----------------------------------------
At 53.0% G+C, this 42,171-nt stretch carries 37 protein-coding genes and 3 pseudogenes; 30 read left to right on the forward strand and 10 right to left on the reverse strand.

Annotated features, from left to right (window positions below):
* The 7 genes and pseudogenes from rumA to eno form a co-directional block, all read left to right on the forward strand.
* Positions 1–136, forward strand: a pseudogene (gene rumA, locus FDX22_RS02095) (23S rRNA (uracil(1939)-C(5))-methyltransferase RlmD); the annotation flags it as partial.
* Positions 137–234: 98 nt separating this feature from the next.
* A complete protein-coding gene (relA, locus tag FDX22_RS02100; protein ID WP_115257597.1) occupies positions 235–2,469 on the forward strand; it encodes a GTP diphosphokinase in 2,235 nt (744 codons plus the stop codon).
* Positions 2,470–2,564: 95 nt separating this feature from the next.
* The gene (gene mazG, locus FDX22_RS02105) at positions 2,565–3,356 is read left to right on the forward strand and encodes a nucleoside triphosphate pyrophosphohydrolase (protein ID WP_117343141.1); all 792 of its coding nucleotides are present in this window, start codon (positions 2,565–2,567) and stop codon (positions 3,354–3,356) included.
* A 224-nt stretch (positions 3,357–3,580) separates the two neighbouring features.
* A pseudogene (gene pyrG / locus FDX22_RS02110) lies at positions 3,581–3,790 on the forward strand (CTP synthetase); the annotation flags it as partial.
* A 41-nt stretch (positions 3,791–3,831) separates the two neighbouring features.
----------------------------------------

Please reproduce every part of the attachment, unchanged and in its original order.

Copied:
At 53.0% G+C, this 42,171-nt stretch carries 37 protein-coding genes and 3 pseudogenes; 30 read left to right on the forward strand and 10 right to left on the reverse strand.

Annotated features, from left to right (window positions below):
* The 7 genes and pseudogenes from rumA to eno form a co-directional block, all read left to right on the forward strand.
* Positions 1–136, forward strand: a pseudogene (gene rumA, locus FDX22_RS02095) (23S rRNA (uracil(1939)-C(5))-methyltransferase RlmD); the annotation flags it as partial.
* Positions 137–234: 98 nt separating this feature from the next.
* A complete protein-coding gene (relA, locus tag FDX22_RS02100; protein ID WP_115257597.1) occupies positions 235–2,469 on the forward strand; it encodes a GTP diphosphokinase in 2,235 nt (744 codons plus the stop codon).
* Positions 2,470–2,564: 95 nt separating this feature from the next.
* The gene (gene mazG, locus FDX22_RS02105) at positions 2,565–3,356 is read left to right on the forward strand and encodes a nucleoside triphosphate pyrophosphohydrolase (protein ID WP_117343141.1); all 792 of its coding nucleotides are present in this window, start codon (positions 2,565–2,567) and stop codon (positions 3,354–3,356) included.
* A 224-nt stretch (positions 3,357–3,580) separates the two neighbouring features.
* A pseudogene (gene pyrG / locus FDX22_RS02110) lies at positions 3,581–3,790 on the forward strand (CTP synthetase); the annotation flags it as partial.
* A 41-nt stretch (positions 3,791–3,831) separates the two neighbouring features.